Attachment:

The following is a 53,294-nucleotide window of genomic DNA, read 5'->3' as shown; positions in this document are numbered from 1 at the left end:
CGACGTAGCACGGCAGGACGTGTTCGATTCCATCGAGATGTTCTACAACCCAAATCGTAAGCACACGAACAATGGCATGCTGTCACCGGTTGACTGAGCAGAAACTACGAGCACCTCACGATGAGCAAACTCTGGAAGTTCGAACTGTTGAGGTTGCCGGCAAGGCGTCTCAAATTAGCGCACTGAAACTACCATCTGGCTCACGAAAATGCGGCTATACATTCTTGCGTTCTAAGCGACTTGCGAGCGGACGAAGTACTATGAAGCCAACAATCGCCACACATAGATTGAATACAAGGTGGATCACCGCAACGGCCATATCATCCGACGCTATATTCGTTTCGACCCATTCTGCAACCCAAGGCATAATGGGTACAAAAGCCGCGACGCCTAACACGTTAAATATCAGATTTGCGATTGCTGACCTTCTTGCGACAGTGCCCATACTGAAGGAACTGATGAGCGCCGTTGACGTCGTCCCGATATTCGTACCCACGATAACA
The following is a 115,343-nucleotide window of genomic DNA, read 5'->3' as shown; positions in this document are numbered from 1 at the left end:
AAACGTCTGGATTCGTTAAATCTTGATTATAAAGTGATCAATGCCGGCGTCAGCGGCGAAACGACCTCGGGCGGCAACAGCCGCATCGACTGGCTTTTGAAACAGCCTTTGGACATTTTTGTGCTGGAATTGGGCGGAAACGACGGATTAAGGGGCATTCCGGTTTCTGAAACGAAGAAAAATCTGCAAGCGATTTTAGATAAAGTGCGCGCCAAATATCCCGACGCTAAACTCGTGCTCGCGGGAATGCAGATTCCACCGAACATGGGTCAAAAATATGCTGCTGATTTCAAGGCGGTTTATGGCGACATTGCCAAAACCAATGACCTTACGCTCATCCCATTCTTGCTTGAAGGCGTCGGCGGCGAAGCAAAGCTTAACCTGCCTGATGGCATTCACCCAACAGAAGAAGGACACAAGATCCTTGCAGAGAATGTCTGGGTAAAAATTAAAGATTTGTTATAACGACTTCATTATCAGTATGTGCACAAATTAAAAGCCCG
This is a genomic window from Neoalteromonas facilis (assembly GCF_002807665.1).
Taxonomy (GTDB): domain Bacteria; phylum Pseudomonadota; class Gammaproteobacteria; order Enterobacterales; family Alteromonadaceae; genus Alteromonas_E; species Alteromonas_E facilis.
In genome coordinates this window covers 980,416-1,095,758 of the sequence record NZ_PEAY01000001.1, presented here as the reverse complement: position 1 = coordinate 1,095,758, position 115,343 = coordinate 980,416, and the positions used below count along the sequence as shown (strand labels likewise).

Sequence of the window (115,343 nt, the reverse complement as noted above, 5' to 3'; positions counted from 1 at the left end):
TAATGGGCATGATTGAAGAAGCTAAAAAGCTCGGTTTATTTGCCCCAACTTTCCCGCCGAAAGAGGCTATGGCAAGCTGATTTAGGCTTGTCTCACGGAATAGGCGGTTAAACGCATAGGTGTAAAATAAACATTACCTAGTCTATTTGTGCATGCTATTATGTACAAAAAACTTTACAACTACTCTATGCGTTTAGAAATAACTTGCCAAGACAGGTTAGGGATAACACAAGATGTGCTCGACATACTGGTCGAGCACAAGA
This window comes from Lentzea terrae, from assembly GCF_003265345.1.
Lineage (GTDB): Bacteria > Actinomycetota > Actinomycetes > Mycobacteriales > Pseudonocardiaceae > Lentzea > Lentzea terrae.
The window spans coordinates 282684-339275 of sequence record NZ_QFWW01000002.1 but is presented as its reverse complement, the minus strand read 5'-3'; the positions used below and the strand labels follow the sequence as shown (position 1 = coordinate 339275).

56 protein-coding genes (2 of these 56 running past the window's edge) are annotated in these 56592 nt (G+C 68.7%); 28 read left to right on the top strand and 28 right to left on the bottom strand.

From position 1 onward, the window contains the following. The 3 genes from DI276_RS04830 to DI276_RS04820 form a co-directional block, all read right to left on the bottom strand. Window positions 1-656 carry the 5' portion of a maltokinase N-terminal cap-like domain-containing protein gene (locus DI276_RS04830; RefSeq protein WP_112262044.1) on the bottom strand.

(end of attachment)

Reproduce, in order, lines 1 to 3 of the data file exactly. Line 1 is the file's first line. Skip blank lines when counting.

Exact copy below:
The following is a 53,294-nucleotide window of genomic DNA, read 5'->3' as shown; positions in this document are numbered from 1 at the left end:
CGACGTAGCACGGCAGGACGTGTTCGATTCCATCGAGATGTTCTACAACCCAAATCGTAAGCACACGAACAATGGCATGCTGTCACCGGTTGACTGAGCAGAAACTACGAGCACCTCACGATGAGCAAACTCTGGAAGTTCGAACTGTTGAGGTTGCCGGCAAGGCGTCTCAAATTAGCGCACTGAAACTACCATCTGGCTCACGAAAATGCGGCTATACATTCTTGCGTTCTAAGCGACTTGCGAGCGGACGAAGTACTATGAAGCCAACAATCGCCACACATAGATTGAATACAAGGTGGATCACCGCAACGGCCATATCATCCGACGCTATATTCGTTTCGACCCATTCTGCAACCCAAGGCATAATGGGTACAAAAGCCGCGACGCCTAACACGTTAAATATCAGATTTGCGATTGCTGACCTTCTTGCGACAGTGCCCATACTGAAGGAACTGATGAGCGCCGTTGACGTCGTCCCGATATTCGTACCCACGATAACA
The following is a 115,343-nucleotide window of genomic DNA, read 5'->3' as shown; positions in this document are numbered from 1 at the left end: